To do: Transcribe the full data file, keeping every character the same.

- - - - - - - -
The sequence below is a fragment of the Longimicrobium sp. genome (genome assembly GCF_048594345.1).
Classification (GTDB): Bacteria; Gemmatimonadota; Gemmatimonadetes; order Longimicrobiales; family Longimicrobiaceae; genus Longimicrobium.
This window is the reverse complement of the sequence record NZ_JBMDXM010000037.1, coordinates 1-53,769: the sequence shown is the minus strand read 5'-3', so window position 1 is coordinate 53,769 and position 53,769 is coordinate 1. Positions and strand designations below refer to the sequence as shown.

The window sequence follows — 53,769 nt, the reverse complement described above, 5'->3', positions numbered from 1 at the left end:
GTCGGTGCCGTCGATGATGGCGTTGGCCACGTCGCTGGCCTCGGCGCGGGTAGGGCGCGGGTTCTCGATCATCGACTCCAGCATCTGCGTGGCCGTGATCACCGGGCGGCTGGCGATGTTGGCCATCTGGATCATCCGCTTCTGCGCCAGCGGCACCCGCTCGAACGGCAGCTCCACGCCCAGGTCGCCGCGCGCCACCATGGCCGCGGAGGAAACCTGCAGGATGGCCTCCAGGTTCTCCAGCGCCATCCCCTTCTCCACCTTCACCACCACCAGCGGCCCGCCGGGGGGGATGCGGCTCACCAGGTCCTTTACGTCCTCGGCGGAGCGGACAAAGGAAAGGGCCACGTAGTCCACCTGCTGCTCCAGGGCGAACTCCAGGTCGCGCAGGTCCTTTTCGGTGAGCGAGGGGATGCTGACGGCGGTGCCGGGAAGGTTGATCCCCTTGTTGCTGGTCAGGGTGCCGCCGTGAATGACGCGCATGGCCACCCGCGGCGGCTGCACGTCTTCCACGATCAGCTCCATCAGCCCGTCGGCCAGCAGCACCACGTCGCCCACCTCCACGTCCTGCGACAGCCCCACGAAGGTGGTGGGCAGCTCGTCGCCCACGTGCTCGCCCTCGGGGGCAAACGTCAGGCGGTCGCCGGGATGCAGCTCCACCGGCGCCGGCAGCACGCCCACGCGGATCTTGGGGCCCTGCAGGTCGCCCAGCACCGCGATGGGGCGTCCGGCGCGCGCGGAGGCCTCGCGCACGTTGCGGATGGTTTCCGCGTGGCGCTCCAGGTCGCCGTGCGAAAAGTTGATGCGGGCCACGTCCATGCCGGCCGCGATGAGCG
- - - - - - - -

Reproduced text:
The sequence below is a fragment of the Longimicrobium sp. genome (genome assembly GCF_048594345.1).
Classification (GTDB): Bacteria; Gemmatimonadota; Gemmatimonadetes; order Longimicrobiales; family Longimicrobiaceae; genus Longimicrobium.
This window is the reverse complement of the sequence record NZ_JBMDXM010000037.1, coordinates 1-53,769: the sequence shown is the minus strand read 5'-3', so window position 1 is coordinate 53,769 and position 53,769 is coordinate 1. Positions and strand designations below refer to the sequence as shown.

The window sequence follows — 53,769 nt, the reverse complement described above, 5'->3', positions numbered from 1 at the left end:
GTCGGTGCCGTCGATGATGGCGTTGGCCACGTCGCTGGCCTCGGCGCGGGTAGGGCGCGGGTTCTCGATCATCGACTCCAGCATCTGCGTGGCCGTGATCACCGGGCGGCTGGCGATGTTGGCCATCTGGATCATCCGCTTCTGCGCCAGCGGCACCCGCTCGAACGGCAGCTCCACGCCCAGGTCGCCGCGCGCCACCATGGCCGCGGAGGAAACCTGCAGGATGGCCTCCAGGTTCTCCAGCGCCATCCCCTTCTCCACCTTCACCACCACCAGCGGCCCGCCGGGGGGGATGCGGCTCACCAGGTCCTTTACGTCCTCGGCGGAGCGGACAAAGGAAAGGGCCACGTAGTCCACCTGCTGCTCCAGGGCGAACTCCAGGTCGCGCAGGTCCTTTTCGGTGAGCGAGGGGATGCTGACGGCGGTGCCGGGAAGGTTGATCCCCTTGTTGCTGGTCAGGGTGCCGCCGTGAATGACGCGCATGGCCACCCGCGGCGGCTGCACGTCTTCCACGATCAGCTCCATCAGCCCGTCGGCCAGCAGCACCACGTCGCCCACCTCCACGTCCTGCGACAGCCCCACGAAGGTGGTGGGCAGCTCGTCGCCCACGTGCTCGCCCTCGGGGGCAAACGTCAGGCGGTCGCCGGGATGCAGCTCCACCGGCGCCGGCAGCACGCCCACGCGGATCTTGGGGCCCTGCAGGTCGCCCAGCACCGCGATGGGGCGTCCGGCGCGCGCGGAGGCCTCGCGCACGTTGCGGATGGTTTCCGCGTGGCGCTCCAGGTCGCCGTGCGAAAAGTTGATGCGGGCCACGTCCATGCCGGCCGCGATGAGCG